Oxenfree won't make you scream. It's not that type of horror game, if it's even a horror game at all. It's not the sort of game that Let's Players and Twitch streamers will milk for entertaining jump scares. Instead, Oxenfree will stick in your mind and leave you unsettled when you're trying to sleep. It'll make you care about seeing its characters safely through its trials. More than anything, Oxenfree will have you coming back for more.
You might remember that Oxenfree was first on my list of most anticipated games for 2016, and it has my gaming year off to a great start after its release on January 15. Well, it was released on Steam on the 15th, but Aussie Xbox users will have to wait a bit longer, unfortunately. Oxenfree will also be getting a Windows 10 native release in the near future. It's retailing for $US19.99 on Steam, and though that might seem a little steep for a game that takes only four to six hours to complete, Oxenfree has surprising replayability.
When we first found out about Oxenfree we compared it to last year's surprisingly good teen horror game, Until Dawn. After playing Oxenfree the comparison doesn't hold up as well. Until Dawn is a gleeful, campy homage to classic teen slasher films, almost playing like a game version of Cabin In The Woods. Oxenfree is more like last year's indie horror flick It Follows -- slow, considered and creepy, something that stays with you long after the momentary terror of overused jump-scares would have faded away.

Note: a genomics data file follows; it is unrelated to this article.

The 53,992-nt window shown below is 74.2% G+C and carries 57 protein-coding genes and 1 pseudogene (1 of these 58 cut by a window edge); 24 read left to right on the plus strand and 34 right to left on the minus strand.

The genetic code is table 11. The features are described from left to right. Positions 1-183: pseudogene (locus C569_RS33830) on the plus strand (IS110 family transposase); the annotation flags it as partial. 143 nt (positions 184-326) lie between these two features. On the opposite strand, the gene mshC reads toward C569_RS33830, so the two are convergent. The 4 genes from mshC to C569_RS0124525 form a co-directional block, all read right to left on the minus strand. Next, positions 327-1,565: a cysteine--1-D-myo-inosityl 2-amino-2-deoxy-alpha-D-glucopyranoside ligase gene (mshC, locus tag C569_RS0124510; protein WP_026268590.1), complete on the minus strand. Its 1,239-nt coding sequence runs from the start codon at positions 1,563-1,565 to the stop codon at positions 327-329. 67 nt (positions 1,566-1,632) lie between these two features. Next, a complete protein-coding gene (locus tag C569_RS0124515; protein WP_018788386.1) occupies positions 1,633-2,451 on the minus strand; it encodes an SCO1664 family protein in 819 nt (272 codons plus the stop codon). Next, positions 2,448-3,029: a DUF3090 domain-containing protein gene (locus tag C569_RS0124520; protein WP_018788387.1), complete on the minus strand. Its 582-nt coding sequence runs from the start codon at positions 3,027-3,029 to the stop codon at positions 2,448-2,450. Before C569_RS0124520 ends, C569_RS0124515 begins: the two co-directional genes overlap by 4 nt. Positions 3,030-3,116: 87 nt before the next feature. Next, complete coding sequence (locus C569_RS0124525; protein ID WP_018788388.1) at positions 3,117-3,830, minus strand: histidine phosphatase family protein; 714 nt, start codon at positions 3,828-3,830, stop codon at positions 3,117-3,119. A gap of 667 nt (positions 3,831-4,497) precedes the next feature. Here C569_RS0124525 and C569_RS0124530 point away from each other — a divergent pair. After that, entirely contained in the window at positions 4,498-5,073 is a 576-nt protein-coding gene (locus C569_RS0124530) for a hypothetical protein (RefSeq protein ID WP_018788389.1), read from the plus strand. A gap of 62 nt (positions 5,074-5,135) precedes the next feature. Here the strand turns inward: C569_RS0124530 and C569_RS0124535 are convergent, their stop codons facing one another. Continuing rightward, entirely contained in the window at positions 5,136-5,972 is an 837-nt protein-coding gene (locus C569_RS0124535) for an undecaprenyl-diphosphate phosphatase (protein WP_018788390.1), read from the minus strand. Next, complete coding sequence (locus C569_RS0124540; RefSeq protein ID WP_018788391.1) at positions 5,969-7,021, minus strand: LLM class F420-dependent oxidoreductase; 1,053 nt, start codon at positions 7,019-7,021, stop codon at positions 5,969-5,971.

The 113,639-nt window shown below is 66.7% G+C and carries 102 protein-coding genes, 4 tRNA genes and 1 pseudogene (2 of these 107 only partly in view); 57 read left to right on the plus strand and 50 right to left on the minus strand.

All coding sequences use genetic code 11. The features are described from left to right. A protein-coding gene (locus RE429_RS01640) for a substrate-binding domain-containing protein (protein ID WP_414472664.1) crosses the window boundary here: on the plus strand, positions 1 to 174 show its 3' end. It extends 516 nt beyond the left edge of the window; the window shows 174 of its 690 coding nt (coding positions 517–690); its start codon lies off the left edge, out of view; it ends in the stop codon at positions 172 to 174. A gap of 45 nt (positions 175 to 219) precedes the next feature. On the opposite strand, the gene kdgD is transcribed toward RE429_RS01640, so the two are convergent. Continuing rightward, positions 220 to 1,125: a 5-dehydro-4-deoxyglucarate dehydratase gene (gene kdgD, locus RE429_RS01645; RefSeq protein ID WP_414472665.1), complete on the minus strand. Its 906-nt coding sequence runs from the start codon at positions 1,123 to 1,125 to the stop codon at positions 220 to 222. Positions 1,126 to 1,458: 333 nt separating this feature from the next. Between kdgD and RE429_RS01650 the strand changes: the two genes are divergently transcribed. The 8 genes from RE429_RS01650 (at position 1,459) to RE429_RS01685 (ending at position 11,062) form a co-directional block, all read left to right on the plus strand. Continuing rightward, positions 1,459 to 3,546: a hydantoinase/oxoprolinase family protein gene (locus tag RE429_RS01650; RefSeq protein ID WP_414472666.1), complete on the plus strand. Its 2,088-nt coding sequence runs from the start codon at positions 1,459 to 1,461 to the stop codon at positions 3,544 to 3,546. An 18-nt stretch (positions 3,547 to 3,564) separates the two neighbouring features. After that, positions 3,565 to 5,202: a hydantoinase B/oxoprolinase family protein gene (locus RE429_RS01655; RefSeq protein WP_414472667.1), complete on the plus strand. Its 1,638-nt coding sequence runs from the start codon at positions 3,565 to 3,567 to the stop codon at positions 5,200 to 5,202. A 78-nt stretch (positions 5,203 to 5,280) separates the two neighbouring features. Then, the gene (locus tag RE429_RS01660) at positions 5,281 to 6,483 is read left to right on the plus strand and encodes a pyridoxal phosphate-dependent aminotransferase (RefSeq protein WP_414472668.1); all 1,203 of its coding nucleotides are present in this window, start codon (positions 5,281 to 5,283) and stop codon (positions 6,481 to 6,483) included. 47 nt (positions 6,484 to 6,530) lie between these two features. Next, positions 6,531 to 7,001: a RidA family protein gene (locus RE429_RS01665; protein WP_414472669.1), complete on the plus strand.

Oxenfree sets you on Edwards Island, a former mining outpost and later military base with a heap of spooky potential from the outset. Alex, the character you control, is heading to the island on the last ferry with her best friend Ren, and her new step-brother, Jonas. To make things just a little bit more awkward, this is the first time Alex has even met Jonas.